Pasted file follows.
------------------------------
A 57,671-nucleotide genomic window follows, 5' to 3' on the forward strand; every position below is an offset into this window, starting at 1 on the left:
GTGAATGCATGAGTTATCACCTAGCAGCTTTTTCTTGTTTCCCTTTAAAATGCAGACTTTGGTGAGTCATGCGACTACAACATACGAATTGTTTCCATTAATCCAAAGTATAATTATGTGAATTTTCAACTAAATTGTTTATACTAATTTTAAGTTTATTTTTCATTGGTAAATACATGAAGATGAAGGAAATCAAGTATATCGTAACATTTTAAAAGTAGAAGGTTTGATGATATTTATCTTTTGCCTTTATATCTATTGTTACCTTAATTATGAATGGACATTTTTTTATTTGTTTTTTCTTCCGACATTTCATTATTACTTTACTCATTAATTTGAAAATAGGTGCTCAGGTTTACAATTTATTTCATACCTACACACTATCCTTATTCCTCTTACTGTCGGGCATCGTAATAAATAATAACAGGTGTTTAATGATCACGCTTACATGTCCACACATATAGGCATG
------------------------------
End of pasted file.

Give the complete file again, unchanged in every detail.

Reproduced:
A 57,671-nucleotide genomic window follows, 5' to 3' on the forward strand; every position below is an offset into this window, starting at 1 on the left:
GTGAATGCATGAGTTATCACCTAGCAGCTTTTTCTTGTTTCCCTTTAAAATGCAGACTTTGGTGAGTCATGCGACTACAACATACGAATTGTTTCCATTAATCCAAAGTATAATTATGTGAATTTTCAACTAAATTGTTTATACTAATTTTAAGTTTATTTTTCATTGGTAAATACATGAAGATGAAGGAAATCAAGTATATCGTAACATTTTAAAAGTAGAAGGTTTGATGATATTTATCTTTTGCCTTTATATCTATTGTTACCTTAATTATGAATGGACATTTTTTTATTTGTTTTTTCTTCCGACATTTCATTATTACTTTACTCATTAATTTGAAAATAGGTGCTCAGGTTTACAATTTATTTCATACCTACACACTATCCTTATTCCTCTTACTGTCGGGCATCGTAATAAATAATAACAGGTGTTTAATGATCACGCTTACATGTCCACACATATAGGCATG